Bread for tomorrow

These days of confinement and prudence are proving that it is enough for bakeries to open from nine to one. Four hours that provide people their daily bread, and allow the bakers to bill almost the same and spend the rest of the day resting, learning or fornicating. All apparently healthy activities, especially if a good balance is found between them.


Bread is a staple food that is part of the traditional diet in Europe, the Middle East, India, America and Oceania. It is prepared by baking a dough made mainly with cereal flour, water and salt — Image Unknown Author

In the future, we will work four hours a day instead of eight. It is very possible that there will come a time when someone think of opening a bakery that it will be open eight hours, in case there is someone else who prefers to buy bread after hours. But that bakery will not have many clients, because by then everyone will have embedded in the deepest part of their brain that working eight hours is too much, because in the name of freedom —of schedule, in this case— is forbidden for an entire sector that perfectly fulfills its social function —the baker— to lead a varied and healthy life in which, in addition to working, they can walk, get bored or enjoy themselves.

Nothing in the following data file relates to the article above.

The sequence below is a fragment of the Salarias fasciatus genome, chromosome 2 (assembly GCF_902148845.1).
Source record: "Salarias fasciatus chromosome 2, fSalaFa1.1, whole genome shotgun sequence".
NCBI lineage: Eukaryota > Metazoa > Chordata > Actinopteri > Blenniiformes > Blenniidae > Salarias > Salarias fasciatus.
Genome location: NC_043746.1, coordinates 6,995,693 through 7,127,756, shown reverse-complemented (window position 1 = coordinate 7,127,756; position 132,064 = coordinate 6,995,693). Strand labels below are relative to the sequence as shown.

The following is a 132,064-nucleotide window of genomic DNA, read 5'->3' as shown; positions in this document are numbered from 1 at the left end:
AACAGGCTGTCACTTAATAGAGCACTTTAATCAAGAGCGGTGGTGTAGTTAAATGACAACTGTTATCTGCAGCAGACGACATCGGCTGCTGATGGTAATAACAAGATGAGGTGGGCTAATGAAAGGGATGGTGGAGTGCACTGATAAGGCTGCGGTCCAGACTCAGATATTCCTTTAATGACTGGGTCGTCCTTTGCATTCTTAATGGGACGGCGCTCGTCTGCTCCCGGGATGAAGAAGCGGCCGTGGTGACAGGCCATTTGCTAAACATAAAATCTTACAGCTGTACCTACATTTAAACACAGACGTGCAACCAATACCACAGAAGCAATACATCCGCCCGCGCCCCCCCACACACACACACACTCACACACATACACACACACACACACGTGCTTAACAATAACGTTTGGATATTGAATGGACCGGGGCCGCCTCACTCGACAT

Those four hours will end bringing happiness to the bread industry, which will spread throughout society like wildfire. By working part-time, twice as many people could do it, and so, in addition to income for bread, accommodation and taxes, most of people will have time to research, love each other or do nothing. To live slower. No hurry. As they want.

It is also quite possible that the future is absolutely different and the planet becomes in something similar to Blade Runner, full of moisture, giant ads, hustling androids, oriental food and many bakeries open 24 hours. Perhaps that plan is also ok, after all Blade Runner is a very successful film and it is natural to suppose that what happens tomorrow will depend on the performance of the people of today, on the enormous amount of microfutures that they constantly provoke with their decisions: what movies they see, how much they buy, how they travel, what they spend their hours on.